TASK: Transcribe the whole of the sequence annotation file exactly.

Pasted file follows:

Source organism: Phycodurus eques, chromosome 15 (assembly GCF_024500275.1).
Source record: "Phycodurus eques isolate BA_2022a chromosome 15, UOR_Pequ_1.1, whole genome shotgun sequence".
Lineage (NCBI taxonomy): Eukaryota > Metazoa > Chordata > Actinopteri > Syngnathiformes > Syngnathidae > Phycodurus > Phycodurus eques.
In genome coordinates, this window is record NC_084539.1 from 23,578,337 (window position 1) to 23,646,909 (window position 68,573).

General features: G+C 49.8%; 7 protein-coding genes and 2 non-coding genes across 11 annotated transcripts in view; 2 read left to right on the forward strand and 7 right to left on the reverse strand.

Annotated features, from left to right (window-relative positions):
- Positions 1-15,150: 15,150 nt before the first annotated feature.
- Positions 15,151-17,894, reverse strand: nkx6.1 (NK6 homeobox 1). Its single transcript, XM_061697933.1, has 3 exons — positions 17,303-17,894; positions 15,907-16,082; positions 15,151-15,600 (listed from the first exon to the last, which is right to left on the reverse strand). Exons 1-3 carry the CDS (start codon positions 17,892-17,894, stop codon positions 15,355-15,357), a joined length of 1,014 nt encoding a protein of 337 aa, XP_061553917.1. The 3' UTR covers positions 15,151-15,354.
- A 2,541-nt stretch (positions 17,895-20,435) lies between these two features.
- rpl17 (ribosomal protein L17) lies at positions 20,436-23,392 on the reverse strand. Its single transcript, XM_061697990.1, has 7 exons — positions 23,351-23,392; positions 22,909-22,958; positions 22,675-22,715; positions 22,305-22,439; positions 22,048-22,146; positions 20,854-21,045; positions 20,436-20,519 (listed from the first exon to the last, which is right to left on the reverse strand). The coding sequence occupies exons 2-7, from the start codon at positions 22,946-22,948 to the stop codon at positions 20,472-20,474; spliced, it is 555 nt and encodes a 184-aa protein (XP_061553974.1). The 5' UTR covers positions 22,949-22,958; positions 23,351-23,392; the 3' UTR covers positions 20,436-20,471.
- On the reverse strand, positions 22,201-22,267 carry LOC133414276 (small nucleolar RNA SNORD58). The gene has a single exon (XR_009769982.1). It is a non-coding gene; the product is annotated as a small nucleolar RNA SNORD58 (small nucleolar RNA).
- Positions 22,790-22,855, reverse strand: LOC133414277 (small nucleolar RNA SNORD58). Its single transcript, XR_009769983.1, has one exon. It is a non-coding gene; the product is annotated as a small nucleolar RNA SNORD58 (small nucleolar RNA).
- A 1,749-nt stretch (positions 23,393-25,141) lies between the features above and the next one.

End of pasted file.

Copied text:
Source organism: Phycodurus eques, chromosome 15 (assembly GCF_024500275.1).
Source record: "Phycodurus eques isolate BA_2022a chromosome 15, UOR_Pequ_1.1, whole genome shotgun sequence".
Lineage (NCBI taxonomy): Eukaryota > Metazoa > Chordata > Actinopteri > Syngnathiformes > Syngnathidae > Phycodurus > Phycodurus eques.
In genome coordinates, this window is record NC_084539.1 from 23,578,337 (window position 1) to 23,646,909 (window position 68,573).

General features: G+C 49.8%; 7 protein-coding genes and 2 non-coding genes across 11 annotated transcripts in view; 2 read left to right on the forward strand and 7 right to left on the reverse strand.

Annotated features, from left to right (window-relative positions):
- Positions 1-15,150: 15,150 nt before the first annotated feature.
- Positions 15,151-17,894, reverse strand: nkx6.1 (NK6 homeobox 1). Its single transcript, XM_061697933.1, has 3 exons — positions 17,303-17,894; positions 15,907-16,082; positions 15,151-15,600 (listed from the first exon to the last, which is right to left on the reverse strand). Exons 1-3 carry the CDS (start codon positions 17,892-17,894, stop codon positions 15,355-15,357), a joined length of 1,014 nt encoding a protein of 337 aa, XP_061553917.1. The 3' UTR covers positions 15,151-15,354.
- A 2,541-nt stretch (positions 17,895-20,435) lies between these two features.
- rpl17 (ribosomal protein L17) lies at positions 20,436-23,392 on the reverse strand. Its single transcript, XM_061697990.1, has 7 exons — positions 23,351-23,392; positions 22,909-22,958; positions 22,675-22,715; positions 22,305-22,439; positions 22,048-22,146; positions 20,854-21,045; positions 20,436-20,519 (listed from the first exon to the last, which is right to left on the reverse strand). The coding sequence occupies exons 2-7, from the start codon at positions 22,946-22,948 to the stop codon at positions 20,472-20,474; spliced, it is 555 nt and encodes a 184-aa protein (XP_061553974.1). The 5' UTR covers positions 22,949-22,958; positions 23,351-23,392; the 3' UTR covers positions 20,436-20,471.
- On the reverse strand, positions 22,201-22,267 carry LOC133414276 (small nucleolar RNA SNORD58). The gene has a single exon (XR_009769982.1). It is a non-coding gene; the product is annotated as a small nucleolar RNA SNORD58 (small nucleolar RNA).
- Positions 22,790-22,855, reverse strand: LOC133414277 (small nucleolar RNA SNORD58). Its single transcript, XR_009769983.1, has one exon. It is a non-coding gene; the product is annotated as a small nucleolar RNA SNORD58 (small nucleolar RNA).
- A 1,749-nt stretch (positions 23,393-25,141) lies between the features above and the next one.